5. Go to a conference – I also try to take key staff to a conference in the early part of the year (pre-Easter). It’s another opportunity to get away, bond and feed your professional side. I’ve often said I’ve learned far more at conferences over the years than I ever did at school. Going to a conference as a team could be just the boost your team needs. You must stay sharp in the ministry world and the new year is the perfect time to fill up your tanks (spiritually, mentally, creatively) and to just all around be inspired. Definitely plan on attending the 3-day online First Impressions Conference. This is a must-watch for your team and no travel is involved!
  6. Visit another church – This is my secret that I’ve kept for 20 years of ministry. Whenever I can, however I can, I take any opportunity to visit another church. Maybe I’m on vacation. Maybe I’m out of town at a conference. Maybe I go to a Saturday night service or a Sunday night service. For two decades, every chance I got, I visited other churches. Good and bad. I’ve visited almost all of the churches on the largest church list, as well as the fastest-growing list. I’ve learned what to do and what not to do (I’ve visited some bad churches, too). The key is to see something different than what you’ve grown accustomed to. You see the same church week in and week out, 48 to 50 Sundays a year. You have to be intentional and make it a priority to visit somewhere else and learn what you can. I can not stress enough how important this is.
  7. Set goals – I’m extremely driven and goals are essential to the innovation and strategic leader. It was the late great Zig Ziglar that said, “If you aim at nothing, you’ll hit it every time.” At the beginning of last year, I asked my staff to turn in goals for the year for their area of ministry. You would have thought I had tortured them. It was like pulling teeth. I scratched my head in disbelief. Every staff member should set goals for his or her ministry area and then share them with the team. This is a concept called “Goal Contagion.” Scientists have found that you are dramatically more likely to accomplish your goals if you can see other people working on goals. You don’t even have to meet the person, simply reading about what they’re working on gives you a literal boost. As I have blogged about numerous times in the past, we must constantly be recruiting, equipping/training and growing in our given areas of ministry. If you have 10 volunteers, make a goal to get to 20 volunteers. If you are bad with communication, make it a goal to communicate better this new year. If you’re bad with follow up and assimilation, make it a goal to send out letters, emails and make phone calls this new year, each week. Make goals to grow spiritually and professionally. If you lead a staff or team, think of developing personal growth plans for each of your team members and check in with them each week. Don’t wait until the year-end evaluation to tell someone how they’re doing. If someone is doing a poor job, it should not be a surprise to them in a year-end review. Read that again. Communicate and set clear, measurable goals.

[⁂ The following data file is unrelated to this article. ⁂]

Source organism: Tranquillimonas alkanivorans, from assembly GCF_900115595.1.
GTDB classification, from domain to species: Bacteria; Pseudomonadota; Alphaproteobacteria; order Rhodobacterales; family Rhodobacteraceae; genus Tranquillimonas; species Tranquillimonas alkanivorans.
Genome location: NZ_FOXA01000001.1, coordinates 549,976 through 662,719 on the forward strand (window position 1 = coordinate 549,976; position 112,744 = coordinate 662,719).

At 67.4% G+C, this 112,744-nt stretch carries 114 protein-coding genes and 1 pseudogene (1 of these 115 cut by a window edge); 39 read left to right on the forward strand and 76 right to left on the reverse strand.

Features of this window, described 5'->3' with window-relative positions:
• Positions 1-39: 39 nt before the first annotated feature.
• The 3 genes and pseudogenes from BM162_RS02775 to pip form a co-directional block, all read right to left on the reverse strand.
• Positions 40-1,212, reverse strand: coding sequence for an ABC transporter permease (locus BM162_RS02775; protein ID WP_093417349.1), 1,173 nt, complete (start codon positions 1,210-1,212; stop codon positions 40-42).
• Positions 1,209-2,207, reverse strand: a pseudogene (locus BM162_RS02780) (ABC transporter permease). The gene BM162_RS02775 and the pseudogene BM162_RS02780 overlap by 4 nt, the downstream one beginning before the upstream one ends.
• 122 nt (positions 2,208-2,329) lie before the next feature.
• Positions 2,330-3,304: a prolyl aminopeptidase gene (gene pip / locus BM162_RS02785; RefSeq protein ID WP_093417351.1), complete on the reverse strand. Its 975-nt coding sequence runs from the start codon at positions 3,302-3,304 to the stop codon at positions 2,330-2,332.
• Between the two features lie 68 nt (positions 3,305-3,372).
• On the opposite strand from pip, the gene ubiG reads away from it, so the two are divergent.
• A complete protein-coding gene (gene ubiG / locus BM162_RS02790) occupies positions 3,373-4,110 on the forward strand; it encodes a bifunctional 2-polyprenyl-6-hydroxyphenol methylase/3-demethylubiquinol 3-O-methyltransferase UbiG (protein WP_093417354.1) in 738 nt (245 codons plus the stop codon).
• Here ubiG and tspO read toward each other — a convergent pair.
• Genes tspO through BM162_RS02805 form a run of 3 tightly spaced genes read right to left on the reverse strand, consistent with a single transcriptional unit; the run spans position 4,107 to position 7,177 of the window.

* Do these 7 simple, but crucial things and your new year will be off to a great start.

My Fall Travel Schedule – Will I See You?

I love taking online relationships and going to the next level by meeting in person and even breaking bread.

This is one of the joys of travel. I’ve had several meetups this year and am looking forward to more!

I announce national meetups, giveaways, and links to tons of resources in my Facebook group.

Join us online! There are over 9000 church leaders from around the world discussing weekend worship and guest services every single day of the week.